Man with a Camera Traveling in Time - Page 4

Fred Lyon looks over the shoulder at mid-century Bay Area—in his upbeat world of enduring images
Fred Lyon
The Sinaloa Club featured south-of-the-border sounds in San Francisco of the 1940s and '50s.
Fred Lyon
Singer and pianist Bobby Troup (of 'Get Your Kicks on Route 66' fame), with Percy Heath on bass, performs at an intimate after-hours event on Monterey's Cannery Row, 1958.
Fred Lyon
Left: Two dancers shake it at Forbidden City, an Asian-themed club from mid-century San Francisco. Right: Lyon, camera in hand, liked to be there—"I was young and I just loved all of it."

He loved working for Time-Life, he says, because if he wanted to rent an airplane or helicopter to shoot, say, an exterior of a modern home hugging the Carmel coast, Time-Life would pay.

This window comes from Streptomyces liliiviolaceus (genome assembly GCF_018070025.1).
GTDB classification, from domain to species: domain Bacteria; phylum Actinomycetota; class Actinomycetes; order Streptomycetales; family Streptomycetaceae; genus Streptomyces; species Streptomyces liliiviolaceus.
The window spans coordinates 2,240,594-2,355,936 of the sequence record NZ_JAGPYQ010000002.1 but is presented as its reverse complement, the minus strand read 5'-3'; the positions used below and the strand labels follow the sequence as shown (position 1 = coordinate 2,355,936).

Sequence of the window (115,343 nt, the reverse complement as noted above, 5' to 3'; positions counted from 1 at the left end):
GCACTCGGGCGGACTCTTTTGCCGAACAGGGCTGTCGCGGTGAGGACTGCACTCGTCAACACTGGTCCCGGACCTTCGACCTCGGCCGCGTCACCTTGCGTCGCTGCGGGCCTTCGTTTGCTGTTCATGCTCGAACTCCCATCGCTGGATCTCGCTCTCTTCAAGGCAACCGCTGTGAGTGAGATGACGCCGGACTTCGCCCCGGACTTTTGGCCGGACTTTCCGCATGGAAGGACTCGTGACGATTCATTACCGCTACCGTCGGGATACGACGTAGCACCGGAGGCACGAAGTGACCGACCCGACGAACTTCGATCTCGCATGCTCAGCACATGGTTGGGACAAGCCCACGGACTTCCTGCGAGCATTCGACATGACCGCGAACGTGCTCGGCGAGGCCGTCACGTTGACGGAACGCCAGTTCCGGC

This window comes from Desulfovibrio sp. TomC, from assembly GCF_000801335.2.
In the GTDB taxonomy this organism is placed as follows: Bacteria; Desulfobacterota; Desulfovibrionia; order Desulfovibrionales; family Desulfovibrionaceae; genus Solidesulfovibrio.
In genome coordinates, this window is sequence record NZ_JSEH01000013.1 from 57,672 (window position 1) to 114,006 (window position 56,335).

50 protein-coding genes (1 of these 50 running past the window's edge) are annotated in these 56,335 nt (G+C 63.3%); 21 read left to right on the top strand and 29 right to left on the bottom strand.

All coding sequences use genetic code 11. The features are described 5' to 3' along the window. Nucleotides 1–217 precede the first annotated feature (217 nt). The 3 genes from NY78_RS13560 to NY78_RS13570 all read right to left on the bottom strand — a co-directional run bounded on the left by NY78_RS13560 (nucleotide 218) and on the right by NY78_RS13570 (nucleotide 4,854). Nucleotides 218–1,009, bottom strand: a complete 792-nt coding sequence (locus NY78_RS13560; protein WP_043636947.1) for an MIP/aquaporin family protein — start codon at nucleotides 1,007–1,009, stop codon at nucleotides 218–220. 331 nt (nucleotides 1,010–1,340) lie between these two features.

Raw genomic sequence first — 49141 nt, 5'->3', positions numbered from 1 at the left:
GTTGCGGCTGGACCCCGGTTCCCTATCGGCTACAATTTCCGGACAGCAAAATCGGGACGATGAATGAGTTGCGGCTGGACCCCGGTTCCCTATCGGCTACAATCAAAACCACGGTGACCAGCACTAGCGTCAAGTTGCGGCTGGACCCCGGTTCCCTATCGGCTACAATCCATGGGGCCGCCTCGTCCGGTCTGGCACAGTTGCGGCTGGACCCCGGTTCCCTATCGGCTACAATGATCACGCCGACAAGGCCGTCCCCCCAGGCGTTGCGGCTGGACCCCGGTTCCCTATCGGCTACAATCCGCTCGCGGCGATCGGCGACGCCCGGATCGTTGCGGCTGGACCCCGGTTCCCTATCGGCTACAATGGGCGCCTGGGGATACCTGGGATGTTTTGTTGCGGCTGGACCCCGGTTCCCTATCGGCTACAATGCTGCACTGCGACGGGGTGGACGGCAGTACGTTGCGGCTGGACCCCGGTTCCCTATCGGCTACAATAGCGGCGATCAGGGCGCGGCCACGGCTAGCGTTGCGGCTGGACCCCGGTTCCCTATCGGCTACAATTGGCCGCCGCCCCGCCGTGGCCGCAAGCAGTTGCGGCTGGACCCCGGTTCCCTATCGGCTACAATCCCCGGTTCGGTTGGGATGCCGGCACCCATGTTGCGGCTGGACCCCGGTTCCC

And when there was no airplane on hand, Fred improvised, jury-rigging movable scaffoldings of TV antennas to hang a camera off the roof of a building. He even had an early underwater camera built, and found himself clambering with it over coral reefs in the Pacific.

All of it, he says—the underwater camera, the technical expertise, the get-the-job attitude—was in service to one goal—telling the story.

"It's always just to tell a story, and that's what photography's about," he says.

One story Lyon has told, though he didn't know he was telling it at the time, was of a San Francisco most of us have never known.

You could park easily in North Beach, enjoy pizza at Lupo's, catch live jazz with Herb Caen as companion all up and down Fillmore Street, or watch kids roll in handmade wooden coasters down vertiginous streets.